"Publishers Weekly Review" by , "This, well, illuminating social history of the introduction of electric power in 19th-century America illustrates a thesis that has resonance today: that the introduction of any potentially transforming technology creates a tension between desirable changes in day-to-day life and the anxiety that follows any step into the unknown. In following that tension, Simon shows how the belief that electricity was a fundamental life force fostered various forms, many bizarre, of 'electrotherapy' in the service of sexual fulfillment, mental health and contact with the world of the dead — whom mesmerists of the day even believed could be reanimated with electricity. Simon is an English professor at Skidmore College and biographer of such literary figures as William James, and her literary background is both a strength and a weakness. She shows little interest in how electricity works, but she is quite deft at exploring through novels and short stories how 19th-century society viewed the promises and perceived dangers of a world filled with electrical devices. Unfortunately, Simon spends too much time on the mesmerists and not enough on the development of useful electrical inventions and their integration into common use. On the other hand, Morse's development of the telegraph and Edison's many inventions are stories that benefit from Simon's good eye for the intrigue, politicking and hucksterism that surrounded these innovations. Agent, Elaine Markson. (July)" Publishers Weekly (Copyright 2004 Reed Business Information, Inc.)
"Review A Day" by , "New technologies are often met with fear, suspicion, and superstition of medieval proportions. The benefits of scientific invention, even those now taken for granted in our everyday lives, were once passionately debated. This is the story of Dark Light, Linda Simon's fascinating history of the advent of electrification....[It] offers a compelling picture of a society dealing with immense technological change, and it reveals how attitudes toward medicine and science evolve or fade away." (read the entire Esquire review)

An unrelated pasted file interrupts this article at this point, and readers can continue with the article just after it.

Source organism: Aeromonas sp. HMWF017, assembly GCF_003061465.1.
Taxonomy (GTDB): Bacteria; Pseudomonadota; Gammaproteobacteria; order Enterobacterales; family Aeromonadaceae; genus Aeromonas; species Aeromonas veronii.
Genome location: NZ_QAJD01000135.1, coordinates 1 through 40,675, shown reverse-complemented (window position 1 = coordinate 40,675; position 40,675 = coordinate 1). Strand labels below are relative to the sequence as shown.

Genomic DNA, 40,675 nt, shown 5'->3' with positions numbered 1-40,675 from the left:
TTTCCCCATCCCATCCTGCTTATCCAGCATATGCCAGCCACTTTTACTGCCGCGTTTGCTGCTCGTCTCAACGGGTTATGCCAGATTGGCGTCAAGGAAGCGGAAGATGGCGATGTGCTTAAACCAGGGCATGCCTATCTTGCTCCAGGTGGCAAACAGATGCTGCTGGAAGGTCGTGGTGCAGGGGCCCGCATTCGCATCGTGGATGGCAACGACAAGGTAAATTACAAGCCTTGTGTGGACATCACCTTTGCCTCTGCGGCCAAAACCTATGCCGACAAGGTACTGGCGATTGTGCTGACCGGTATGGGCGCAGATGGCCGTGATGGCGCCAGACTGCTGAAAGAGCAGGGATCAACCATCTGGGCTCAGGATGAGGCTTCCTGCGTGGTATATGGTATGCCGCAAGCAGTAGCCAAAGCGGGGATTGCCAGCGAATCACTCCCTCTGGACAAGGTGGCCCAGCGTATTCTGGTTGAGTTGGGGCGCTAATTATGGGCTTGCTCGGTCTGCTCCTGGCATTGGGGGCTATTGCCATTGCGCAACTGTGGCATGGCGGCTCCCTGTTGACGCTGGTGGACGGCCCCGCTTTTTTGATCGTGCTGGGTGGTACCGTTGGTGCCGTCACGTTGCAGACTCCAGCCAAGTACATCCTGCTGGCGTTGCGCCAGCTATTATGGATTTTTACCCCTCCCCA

"Review" by , "Linda Simon's social history of electricity is not for tech nerds. No dry scientific tome destined for a section of the library frequented by readers unlikely to find dates, it is in fact an utterly idiosyncratic romp, a poetical humanist's inquiry..."
"Review" by , "Simon...does a brilliant job here chronicling the early and sometimes dark days of electricity....But even more entertaining are the portions of the book that recount electric moments of achievement and disaster."
"Synopsis" by ,
The modern world imagines that the invention of electricity was greeted with great enthusiasm. But in 1879 Americans reacted to the advent of electrification with suspicion and fear. Forty years after Thomas Edison invented the incandescent bulb, only 20 percent of American families had wired their homes. Meanwhile, electrotherapy emerged as a popular medical treatment for everything from depression to digestive problems. Why did Americans welcome electricity into their bodies even as they kept it from their homes? And what does their reaction to technological innovation then have to teach us about our reaction to it today?

In Dark Light, Linda Simon offers the first cultural history that delves into those questions, using newspapers, novels, and other primary sources. Tracing fifty years of technological transformation, from Morse's invention of the telegraph to Roentgen's discovery of X-rays, she has created a revealing portrait of an anxious age.

"Synopsis" by , Praise for GENUINE REALITY: A Life of William James

"Compelling ..... James comes wonderfully alive. In Genuine Reality, you more than notice him; you become engaged in his struggles as if they were your own." -- The New York Times

"One of the distinctions of Linda Simon's well-written, well-paced biography is how much insight she gives us into James's family background. Reading her, one comes to understand just how much William had to contend with in his efforts to break free and go relatively sane. This well-crafted, comprehensive book is a real achievement." — Washington Post Book World